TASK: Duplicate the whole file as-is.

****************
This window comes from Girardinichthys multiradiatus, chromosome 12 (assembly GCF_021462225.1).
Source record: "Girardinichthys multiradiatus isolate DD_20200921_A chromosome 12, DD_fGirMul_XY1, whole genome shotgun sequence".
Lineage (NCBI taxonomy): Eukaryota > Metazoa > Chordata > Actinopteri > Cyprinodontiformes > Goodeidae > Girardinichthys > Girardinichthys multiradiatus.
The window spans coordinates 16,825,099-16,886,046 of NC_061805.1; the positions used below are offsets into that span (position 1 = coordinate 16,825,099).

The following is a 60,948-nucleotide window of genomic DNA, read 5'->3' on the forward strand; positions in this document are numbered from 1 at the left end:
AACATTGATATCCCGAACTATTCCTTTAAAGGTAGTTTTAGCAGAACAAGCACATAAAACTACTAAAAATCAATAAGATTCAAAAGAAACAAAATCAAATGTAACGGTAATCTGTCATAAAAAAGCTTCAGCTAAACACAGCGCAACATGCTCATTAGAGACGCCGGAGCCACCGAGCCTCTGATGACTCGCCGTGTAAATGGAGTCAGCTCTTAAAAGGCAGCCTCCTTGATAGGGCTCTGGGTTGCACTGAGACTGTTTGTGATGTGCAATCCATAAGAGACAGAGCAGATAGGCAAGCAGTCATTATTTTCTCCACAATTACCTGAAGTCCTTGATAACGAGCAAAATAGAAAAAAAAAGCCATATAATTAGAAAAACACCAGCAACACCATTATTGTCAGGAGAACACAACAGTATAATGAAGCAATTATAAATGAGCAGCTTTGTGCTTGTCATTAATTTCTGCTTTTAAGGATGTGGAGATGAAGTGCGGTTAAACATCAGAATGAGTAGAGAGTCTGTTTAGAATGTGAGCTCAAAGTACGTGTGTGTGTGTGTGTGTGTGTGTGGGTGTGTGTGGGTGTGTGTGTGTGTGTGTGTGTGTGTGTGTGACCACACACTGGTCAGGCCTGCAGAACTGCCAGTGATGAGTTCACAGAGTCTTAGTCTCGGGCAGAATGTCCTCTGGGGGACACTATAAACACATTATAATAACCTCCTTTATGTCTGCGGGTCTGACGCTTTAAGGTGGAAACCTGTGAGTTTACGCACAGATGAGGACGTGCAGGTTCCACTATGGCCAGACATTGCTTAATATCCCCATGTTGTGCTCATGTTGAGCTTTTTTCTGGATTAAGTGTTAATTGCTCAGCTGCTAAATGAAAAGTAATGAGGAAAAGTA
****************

This window comes from Girardinichthys multiradiatus, chromosome 12 (assembly GCF_021462225.1).
Source record: "Girardinichthys multiradiatus isolate DD_20200921_A chromosome 12, DD_fGirMul_XY1, whole genome shotgun sequence".
Lineage (NCBI taxonomy): Eukaryota > Metazoa > Chordata > Actinopteri > Cyprinodontiformes > Goodeidae > Girardinichthys > Girardinichthys multiradiatus.
The window spans coordinates 16,825,099-16,886,046 of NC_061805.1; the positions used below are offsets into that span (position 1 = coordinate 16,825,099).

The following is a 60,948-nucleotide window of genomic DNA, read 5'->3' on the forward strand; positions in this document are numbered from 1 at the left end:
AACATTGATATCCCGAACTATTCCTTTAAAGGTAGTTTTAGCAGAACAAGCACATAAAACTACTAAAAATCAATAAGATTCAAAAGAAACAAAATCAAATGTAACGGTAATCTGTCATAAAAAAGCTTCAGCTAAACACAGCGCAACATGCTCATTAGAGACGCCGGAGCCACCGAGCCTCTGATGACTCGCCGTGTAAATGGAGTCAGCTCTTAAAAGGCAGCCTCCTTGATAGGGCTCTGGGTTGCACTGAGACTGTTTGTGATGTGCAATCCATAAGAGACAGAGCAGATAGGCAAGCAGTCATTATTTTCTCCACAATTACCTGAAGTCCTTGATAACGAGCAAAATAGAAAAAAAAAGCCATATAATTAGAAAAACACCAGCAACACCATTATTGTCAGGAGAACACAACAGTATAATGAAGCAATTATAAATGAGCAGCTTTGTGCTTGTCATTAATTTCTGCTTTTAAGGATGTGGAGATGAAGTGCGGTTAAACATCAGAATGAGTAGAGAGTCTGTTTAGAATGTGAGCTCAAAGTACGTGTGTGTGTGTGTGTGTGTGTGTGGGTGTGTGTGGGTGTGTGTGTGTGTGTGTGTGTGTGTGTGTGACCACACACTGGTCAGGCCTGCAGAACTGCCAGTGATGAGTTCACAGAGTCTTAGTCTCGGGCAGAATGTCCTCTGGGGGACACTATAAACACATTATAATAACCTCCTTTATGTCTGCGGGTCTGACGCTTTAAGGTGGAAACCTGTGAGTTTACGCACAGATGAGGACGTGCAGGTTCCACTATGGCCAGACATTGCTTAATATCCCCATGTTGTGCTCATGTTGAGCTTTTTTCTGGATTAAGTGTTAATTGCTCAGCTGCTAAATGAAAAGTAATGAGGAAAAGTA